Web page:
Minimal set of tools for making frames


Hi,
What is the minimal set of tools for making simple picture frames. What I'm looking for here is the essential set rather than tools that would make it more convenient and easier. (This is because I have the notion of making my own frames, but I'm only 30% sure I will perservere.)
Thinking simply, my list is: something to cut with, something to join with, something to finish with. I own a table saw so I can cut. I have a nailer/stapler, but I suppose I would need something to hold the pieces together while they are being nailed. I'm ok with finishing. So unless I'm missing something my primary question has to do with joining. Also, is nails the way to go or is there a better way to hold the pieces together?
Thanks!
Aaron Fude
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Minimal is just a fine toothed saw, but realistically, I'd suggest a workable mitre box as a starting/not sure point. You can go simple and work your way up from there.
http://www.leevalley.com/wood/page.aspx?c=3&pQ155&cat=1,42884 http://www.leevalley.com/wood/page.aspx?c=3&pC836&cat=1,42884 http://www.leevalley.com/wood/page.aspx?c=3&p2922&cat=1,42884
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You need a stop on your miter gauge so that parallel sides of the frame are "exactly" the same length. Cutting 45's for a 4 sides frame does not insure that the corners will close.
I suggest clamping and glue and on larger frames the occasional brad in the corners to reinforce the joint. Band clamps with the woven nylon strapping works well for aligning all the corners of an object that closes up like a picture frame. You can shoot a brad right through the nylon webbing.
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snipped-for-privacy@gmail.com wrote:

The following is a website that might provide some good information.
http://kombat.org/FrameMaking/index.html
(I apologize for not knowing the proper way to add a link. I am new at this.)
Scraper.
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On 28 Jul 2006 02:10:00 -0700, snipped-for-privacy@gmail.com wrote:

Nails are okay, but really not that tough- the mitered corners are end-grain to end-grain joints, and are pretty easy to break with a good rap on something. If you want something really tough, you can use a spline with a matching or contrasting wood on the corners. Since you mention the table saw, it's pretty easy to do this- I just make a block out of 2x4 scrap with a square corner that is 45* to the edge cut out of it, glue a bit of hardboard to the side of the block, and clamp the pieces to it where they need to be (it helps to glue the frame together first, and then use this method as a reenforcement joint). Then you just set the fence so that the blade is tall enough to cut a good groove in both the block and the frame, and is at least roughly centered with the frame. Rip some splines that are the thickness of the saw kerf, and put 'em in. Makes a frame that is tough as anything you could want, and you don't need a nailer.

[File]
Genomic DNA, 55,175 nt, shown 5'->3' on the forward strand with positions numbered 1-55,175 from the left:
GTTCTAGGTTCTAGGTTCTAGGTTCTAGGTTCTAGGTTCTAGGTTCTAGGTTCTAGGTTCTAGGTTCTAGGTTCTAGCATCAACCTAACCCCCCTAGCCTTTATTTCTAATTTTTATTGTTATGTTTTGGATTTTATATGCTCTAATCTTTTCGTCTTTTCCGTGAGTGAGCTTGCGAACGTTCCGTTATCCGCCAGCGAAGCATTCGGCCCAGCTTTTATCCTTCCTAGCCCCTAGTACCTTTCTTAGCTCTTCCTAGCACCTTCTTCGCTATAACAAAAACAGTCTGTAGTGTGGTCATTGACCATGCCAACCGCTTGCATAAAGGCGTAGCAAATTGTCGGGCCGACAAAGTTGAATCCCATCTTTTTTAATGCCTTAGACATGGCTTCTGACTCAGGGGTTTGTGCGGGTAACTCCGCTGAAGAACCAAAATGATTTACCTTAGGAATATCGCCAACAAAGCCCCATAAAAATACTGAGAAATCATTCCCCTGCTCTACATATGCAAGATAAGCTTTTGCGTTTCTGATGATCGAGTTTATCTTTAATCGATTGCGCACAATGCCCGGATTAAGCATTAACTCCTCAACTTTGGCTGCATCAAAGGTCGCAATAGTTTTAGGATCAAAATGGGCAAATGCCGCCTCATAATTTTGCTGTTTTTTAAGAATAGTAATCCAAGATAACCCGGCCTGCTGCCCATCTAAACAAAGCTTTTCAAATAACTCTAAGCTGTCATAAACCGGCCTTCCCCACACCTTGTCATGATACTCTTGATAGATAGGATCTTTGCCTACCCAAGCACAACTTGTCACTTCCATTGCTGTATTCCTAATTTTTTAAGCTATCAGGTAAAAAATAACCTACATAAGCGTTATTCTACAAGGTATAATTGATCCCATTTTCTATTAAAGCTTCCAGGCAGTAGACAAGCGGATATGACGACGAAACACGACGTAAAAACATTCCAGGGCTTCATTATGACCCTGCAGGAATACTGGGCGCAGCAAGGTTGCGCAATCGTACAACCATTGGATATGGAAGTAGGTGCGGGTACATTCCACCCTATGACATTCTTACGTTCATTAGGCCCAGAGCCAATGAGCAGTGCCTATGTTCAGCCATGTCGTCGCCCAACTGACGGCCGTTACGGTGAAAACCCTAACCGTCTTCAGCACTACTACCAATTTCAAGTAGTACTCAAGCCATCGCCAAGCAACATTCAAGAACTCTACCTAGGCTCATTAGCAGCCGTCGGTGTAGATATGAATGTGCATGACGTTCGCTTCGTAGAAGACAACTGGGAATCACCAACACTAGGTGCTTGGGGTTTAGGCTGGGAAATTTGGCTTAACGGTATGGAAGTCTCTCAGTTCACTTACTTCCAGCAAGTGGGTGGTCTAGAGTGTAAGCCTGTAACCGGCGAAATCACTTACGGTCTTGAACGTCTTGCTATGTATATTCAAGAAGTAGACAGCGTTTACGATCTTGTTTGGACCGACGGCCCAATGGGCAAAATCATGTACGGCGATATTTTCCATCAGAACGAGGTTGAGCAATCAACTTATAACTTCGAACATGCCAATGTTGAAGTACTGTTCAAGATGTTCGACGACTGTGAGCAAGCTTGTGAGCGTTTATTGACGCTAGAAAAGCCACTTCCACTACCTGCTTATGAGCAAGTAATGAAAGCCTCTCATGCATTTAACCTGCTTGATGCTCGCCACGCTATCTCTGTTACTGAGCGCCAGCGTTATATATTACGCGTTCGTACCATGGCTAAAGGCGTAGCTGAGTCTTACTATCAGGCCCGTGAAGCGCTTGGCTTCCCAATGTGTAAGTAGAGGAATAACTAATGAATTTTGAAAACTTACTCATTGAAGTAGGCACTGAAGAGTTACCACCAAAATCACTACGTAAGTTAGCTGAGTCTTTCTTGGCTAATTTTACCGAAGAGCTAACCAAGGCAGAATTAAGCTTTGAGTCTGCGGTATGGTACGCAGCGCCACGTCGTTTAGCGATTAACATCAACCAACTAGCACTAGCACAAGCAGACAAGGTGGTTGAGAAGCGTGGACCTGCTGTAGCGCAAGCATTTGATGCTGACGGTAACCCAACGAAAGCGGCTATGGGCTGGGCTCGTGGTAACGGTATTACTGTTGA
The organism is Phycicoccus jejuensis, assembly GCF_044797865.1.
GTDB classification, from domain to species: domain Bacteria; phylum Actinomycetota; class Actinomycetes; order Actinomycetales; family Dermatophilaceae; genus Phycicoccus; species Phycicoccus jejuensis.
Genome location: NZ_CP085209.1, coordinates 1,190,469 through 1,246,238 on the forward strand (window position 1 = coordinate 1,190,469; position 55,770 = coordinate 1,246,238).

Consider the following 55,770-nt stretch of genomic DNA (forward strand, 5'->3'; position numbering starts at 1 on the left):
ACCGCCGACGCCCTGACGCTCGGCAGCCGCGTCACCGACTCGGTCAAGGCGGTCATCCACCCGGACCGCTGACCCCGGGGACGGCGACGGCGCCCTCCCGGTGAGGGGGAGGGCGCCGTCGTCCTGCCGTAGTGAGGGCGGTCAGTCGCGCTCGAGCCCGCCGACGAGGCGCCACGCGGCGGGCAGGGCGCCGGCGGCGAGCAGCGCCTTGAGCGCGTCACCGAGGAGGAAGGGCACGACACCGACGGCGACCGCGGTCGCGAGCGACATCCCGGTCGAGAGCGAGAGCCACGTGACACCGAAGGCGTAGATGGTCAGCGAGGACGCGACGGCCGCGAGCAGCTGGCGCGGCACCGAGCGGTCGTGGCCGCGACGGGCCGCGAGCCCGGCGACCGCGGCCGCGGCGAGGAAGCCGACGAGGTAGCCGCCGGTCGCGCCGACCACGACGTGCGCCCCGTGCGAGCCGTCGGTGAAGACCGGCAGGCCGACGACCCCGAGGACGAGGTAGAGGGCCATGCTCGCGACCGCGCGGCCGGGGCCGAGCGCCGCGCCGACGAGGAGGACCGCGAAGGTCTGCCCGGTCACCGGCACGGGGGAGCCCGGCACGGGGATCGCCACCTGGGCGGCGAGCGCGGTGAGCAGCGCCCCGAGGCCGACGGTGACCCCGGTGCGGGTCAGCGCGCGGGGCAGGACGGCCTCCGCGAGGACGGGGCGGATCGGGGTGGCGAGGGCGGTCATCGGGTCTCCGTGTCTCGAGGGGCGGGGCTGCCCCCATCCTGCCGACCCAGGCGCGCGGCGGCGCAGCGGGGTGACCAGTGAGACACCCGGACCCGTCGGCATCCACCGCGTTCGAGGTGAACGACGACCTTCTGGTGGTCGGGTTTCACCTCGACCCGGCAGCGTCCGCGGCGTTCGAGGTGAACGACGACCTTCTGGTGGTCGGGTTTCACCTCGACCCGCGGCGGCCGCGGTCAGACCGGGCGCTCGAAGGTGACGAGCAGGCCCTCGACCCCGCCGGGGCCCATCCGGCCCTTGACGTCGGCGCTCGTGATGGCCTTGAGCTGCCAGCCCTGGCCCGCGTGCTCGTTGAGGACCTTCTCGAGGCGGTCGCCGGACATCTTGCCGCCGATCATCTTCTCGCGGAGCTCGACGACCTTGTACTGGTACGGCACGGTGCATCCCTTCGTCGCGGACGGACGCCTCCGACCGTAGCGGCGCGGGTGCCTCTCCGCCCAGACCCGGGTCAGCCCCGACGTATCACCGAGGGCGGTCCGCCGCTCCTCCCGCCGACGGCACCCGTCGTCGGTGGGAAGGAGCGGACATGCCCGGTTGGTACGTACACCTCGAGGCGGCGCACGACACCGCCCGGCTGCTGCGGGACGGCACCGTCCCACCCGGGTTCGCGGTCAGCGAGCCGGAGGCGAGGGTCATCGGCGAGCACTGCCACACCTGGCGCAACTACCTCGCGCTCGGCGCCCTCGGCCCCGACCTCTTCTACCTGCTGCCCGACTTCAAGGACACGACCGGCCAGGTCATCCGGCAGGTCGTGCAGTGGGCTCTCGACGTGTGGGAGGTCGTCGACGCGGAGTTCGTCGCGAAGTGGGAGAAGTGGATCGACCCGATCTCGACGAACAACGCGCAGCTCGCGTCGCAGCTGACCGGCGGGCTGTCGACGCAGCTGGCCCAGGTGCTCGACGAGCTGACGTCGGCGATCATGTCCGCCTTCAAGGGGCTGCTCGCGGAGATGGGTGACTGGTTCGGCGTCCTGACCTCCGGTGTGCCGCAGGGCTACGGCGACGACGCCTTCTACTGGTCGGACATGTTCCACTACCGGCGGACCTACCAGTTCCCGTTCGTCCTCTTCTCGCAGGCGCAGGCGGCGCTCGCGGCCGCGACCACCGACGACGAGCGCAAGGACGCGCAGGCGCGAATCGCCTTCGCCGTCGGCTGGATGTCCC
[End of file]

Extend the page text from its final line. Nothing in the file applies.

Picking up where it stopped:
The other way to make them really tough is to cut the miter through half the stock, and then make the bottom half into a butt joint. (leave all the excess wood on one piece, and cut the other back so that it is rabbeted from long point to the short point. You end up with a hidden half-lap that has a decent bit of face to face gluing going on, with the look of a mitered frame. This way doesn't need a nailer either, unless you just want to use one.
In either case, a nylon strap clamp is most essential tool you can have for the job. Some of them come with special sliding plastic corners on them, but I just use a regular one, and so far, so good.
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snipped-for-privacy@gmail.com wrote:

My most useful picture frame making tools are a set of four right angle clamps. Mine are Craftsman from some time ago. With them I can assembly the four miter cut pieces with the clamps keeping the joints at right angles. Then a couple of long brads and carpenters glue to hold the miter joints together, at least well enough for picture frame service. I use a plain old hammer on the brads. I have used a molding head to make picture frame molding up from ordinary lumber. A long aluminum straight edge from Charette's lets me cut matte material and glass for the framed picture. An ordinary glass cutter does the glass and a box cutter knife does the matte board.
David Starr
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